With its fast-paced action, lively dialogue and infectious humour, Professor Graghul’s Secret Monster School is guaranteed to capture the interest of young readers. The short chapters would make excellent bedtime stories for children from the age of five, who will delight in Christian Loeffelbein’s imaginative descriptions of the monsters with their comical names.
After their parents disappear in a plane crash, seven-yearold twins Lukas and Lena are sent to live with their uncle, Gregorius Graghul, who runs a boarding school for children with behavioural problems. The school is housed in a spooky castle and turns out to be a refuge for monsters from all over the world who have come there to learn good manners. Among scary ghouls, three-headed creatures and gruesome vampires, Lukas and Lena are relieved to meet a normal boy of their age. Nicki grew up in a French castle where he once opened a forbidden door in the cellar. Since then he has been plagued by a curse that will turn him into a monster on his eighteenth birthday. The only one who knows how to get rid of such a curse is the scariest of all monsters, the Arrrgh!, who disappeared centuries ago. As the Arrrgh! has proved impossible to locate, monsterologist Uncle Gregorius strives to find a cure himself while at the same time trying to hide his unusual pupils from the nasty school inspector, Mrs Dungbeetle. If she were to succeed in closing down the school, the monsters would be released into the world and would quite possibly forget their good manners, Nicki would be doomed, and Lena and Lukas would end up in an orphanage.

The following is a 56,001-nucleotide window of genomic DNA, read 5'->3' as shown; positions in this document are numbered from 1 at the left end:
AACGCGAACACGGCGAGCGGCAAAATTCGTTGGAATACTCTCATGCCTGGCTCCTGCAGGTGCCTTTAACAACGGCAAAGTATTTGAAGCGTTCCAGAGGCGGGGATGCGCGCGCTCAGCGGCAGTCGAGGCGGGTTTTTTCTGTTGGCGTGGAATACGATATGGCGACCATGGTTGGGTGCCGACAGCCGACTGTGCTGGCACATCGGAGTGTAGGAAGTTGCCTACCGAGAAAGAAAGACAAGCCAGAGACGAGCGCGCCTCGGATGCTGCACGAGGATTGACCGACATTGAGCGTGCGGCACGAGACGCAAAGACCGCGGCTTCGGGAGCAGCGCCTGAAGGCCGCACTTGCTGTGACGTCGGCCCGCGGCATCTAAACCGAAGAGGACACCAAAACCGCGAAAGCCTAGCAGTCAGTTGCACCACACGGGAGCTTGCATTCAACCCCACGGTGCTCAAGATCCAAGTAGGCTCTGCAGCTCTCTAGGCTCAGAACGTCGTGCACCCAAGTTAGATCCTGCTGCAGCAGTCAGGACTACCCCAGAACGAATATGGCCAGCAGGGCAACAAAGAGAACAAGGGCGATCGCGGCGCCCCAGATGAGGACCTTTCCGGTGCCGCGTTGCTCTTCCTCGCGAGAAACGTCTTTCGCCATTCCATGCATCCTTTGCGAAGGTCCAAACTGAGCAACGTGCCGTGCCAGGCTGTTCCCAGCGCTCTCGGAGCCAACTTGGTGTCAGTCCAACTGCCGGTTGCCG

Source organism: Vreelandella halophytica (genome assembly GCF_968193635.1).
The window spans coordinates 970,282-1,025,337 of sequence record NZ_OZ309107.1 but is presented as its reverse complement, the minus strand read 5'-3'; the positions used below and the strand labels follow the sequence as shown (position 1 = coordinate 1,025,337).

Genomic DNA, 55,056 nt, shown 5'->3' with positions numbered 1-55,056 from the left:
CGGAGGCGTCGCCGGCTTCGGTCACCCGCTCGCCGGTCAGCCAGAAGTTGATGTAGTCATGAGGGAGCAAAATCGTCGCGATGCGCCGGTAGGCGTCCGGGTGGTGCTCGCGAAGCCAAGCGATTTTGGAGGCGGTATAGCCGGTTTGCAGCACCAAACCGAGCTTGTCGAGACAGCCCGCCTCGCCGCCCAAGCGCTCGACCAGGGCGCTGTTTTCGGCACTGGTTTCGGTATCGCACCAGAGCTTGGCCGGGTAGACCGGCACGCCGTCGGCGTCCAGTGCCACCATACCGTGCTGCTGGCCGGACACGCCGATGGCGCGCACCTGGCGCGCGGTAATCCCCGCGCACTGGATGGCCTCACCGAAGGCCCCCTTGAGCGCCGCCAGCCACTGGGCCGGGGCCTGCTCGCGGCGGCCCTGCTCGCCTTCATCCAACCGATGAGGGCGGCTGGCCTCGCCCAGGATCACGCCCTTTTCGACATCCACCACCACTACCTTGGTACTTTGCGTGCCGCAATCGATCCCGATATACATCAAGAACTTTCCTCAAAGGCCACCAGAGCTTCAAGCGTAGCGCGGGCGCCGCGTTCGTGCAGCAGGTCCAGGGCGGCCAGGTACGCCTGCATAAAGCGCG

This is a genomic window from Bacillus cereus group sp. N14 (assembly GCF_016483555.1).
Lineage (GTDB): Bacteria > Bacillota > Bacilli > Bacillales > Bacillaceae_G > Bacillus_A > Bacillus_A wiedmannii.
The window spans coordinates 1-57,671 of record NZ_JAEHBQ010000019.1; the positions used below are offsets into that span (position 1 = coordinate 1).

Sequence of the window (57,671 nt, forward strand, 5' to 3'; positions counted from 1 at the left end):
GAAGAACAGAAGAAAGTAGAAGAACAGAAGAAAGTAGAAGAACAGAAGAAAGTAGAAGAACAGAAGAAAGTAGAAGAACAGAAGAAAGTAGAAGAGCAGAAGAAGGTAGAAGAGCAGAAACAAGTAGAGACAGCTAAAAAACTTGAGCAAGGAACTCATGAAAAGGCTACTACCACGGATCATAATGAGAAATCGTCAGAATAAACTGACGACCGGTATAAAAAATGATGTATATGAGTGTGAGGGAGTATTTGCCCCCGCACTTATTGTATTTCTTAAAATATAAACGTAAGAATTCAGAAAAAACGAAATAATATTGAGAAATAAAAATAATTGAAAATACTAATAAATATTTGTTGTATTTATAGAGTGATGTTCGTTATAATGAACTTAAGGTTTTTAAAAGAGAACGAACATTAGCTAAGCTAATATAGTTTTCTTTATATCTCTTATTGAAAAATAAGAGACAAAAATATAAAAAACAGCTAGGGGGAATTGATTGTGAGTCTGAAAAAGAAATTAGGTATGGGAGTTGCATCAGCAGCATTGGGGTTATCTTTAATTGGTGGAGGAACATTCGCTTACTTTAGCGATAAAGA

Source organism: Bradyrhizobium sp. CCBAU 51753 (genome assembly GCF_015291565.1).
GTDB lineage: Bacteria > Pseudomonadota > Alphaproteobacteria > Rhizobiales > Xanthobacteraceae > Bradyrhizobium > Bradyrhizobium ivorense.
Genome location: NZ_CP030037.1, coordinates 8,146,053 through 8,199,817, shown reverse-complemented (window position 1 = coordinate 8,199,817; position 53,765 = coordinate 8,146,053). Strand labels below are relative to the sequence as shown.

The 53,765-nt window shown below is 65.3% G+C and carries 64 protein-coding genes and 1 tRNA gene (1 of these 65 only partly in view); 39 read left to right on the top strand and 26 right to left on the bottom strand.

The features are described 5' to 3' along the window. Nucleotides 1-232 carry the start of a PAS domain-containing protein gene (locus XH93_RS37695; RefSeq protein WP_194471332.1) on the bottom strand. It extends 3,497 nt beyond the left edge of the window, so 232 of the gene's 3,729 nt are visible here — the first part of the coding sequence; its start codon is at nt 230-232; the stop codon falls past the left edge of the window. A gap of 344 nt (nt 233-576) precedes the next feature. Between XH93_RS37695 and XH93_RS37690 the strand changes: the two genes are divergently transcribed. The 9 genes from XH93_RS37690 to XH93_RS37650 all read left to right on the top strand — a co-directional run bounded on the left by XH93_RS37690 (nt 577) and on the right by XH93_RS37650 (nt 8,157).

At first glance, the story of orphaned children who are sent to a special kind of boarding school seems to be a commonplace premise, but the idea of an institution teaching monsters good manners is brilliantly original. The human characters allow easy identification for both boys and girls while the monsters themselves are as weird as they are likeable. The slapstick comedy scenes such as one in which the monsters forget their table manners and throw food at each other will make children laugh, and there is plenty of suspense to guarantee goosebumps. Christian Loeffelbein has created an imaginative novel of international appeal that is enhanced by Ina Hattenhauer’s quirky illustrations, emphasising the humorous and grotesque element and ideally suited for the UK and other English-language markets.